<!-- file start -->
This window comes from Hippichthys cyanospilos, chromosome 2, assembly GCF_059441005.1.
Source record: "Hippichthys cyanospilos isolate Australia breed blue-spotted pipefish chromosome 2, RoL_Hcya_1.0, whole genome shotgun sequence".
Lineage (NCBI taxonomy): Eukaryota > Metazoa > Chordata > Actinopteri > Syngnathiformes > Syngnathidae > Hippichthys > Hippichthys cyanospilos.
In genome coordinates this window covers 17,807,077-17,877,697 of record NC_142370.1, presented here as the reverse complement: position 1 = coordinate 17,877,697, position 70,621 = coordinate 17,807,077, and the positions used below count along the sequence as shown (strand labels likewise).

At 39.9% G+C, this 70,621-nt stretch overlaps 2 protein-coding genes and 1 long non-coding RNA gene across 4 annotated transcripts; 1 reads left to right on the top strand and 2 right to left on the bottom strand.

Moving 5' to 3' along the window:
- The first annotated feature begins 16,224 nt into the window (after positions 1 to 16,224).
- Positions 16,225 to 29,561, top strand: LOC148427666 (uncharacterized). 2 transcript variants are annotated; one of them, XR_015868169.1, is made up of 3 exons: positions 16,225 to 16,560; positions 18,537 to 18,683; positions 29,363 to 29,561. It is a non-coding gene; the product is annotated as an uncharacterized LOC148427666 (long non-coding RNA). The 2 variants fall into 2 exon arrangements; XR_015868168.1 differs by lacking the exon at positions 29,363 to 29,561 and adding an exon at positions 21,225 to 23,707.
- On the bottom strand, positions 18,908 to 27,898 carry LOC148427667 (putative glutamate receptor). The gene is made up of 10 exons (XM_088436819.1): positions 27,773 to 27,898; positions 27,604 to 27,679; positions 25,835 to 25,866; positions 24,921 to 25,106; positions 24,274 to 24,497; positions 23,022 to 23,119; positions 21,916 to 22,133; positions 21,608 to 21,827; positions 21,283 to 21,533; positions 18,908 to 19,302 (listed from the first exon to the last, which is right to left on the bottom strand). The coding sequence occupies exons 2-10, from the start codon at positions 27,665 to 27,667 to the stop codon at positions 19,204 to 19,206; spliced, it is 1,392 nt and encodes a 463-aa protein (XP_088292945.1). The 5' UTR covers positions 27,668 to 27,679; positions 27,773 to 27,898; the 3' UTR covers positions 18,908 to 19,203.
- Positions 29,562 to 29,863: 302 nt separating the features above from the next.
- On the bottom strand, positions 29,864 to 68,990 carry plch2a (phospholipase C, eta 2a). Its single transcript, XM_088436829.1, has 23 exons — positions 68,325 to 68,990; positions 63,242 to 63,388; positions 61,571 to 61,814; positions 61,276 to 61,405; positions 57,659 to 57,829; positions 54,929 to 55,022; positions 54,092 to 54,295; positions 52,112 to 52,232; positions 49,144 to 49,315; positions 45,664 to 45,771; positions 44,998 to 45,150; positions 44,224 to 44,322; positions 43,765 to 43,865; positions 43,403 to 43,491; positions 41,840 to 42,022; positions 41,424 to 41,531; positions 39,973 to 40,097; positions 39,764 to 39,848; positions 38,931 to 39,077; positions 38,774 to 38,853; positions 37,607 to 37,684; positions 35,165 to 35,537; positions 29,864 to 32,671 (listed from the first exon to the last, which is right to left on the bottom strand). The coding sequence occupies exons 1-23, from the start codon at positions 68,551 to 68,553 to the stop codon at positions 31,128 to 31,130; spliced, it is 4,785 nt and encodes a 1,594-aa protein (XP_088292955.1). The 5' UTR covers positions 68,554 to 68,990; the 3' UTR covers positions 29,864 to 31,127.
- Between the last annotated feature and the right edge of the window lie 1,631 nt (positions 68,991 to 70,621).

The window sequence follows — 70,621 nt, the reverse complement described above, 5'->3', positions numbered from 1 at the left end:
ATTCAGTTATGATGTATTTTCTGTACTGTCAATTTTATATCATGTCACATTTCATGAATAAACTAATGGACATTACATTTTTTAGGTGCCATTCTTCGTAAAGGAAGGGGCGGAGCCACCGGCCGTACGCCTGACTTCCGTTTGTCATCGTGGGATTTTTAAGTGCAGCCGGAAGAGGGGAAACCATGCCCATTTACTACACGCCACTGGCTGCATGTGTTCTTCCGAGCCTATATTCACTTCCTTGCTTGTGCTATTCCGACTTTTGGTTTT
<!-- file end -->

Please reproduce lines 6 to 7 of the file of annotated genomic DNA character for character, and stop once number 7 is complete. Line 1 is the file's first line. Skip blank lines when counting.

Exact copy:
Moving 5' to 3' along the window:
- The first annotated feature begins 16,224 nt into the window (after positions 1 to 16,224).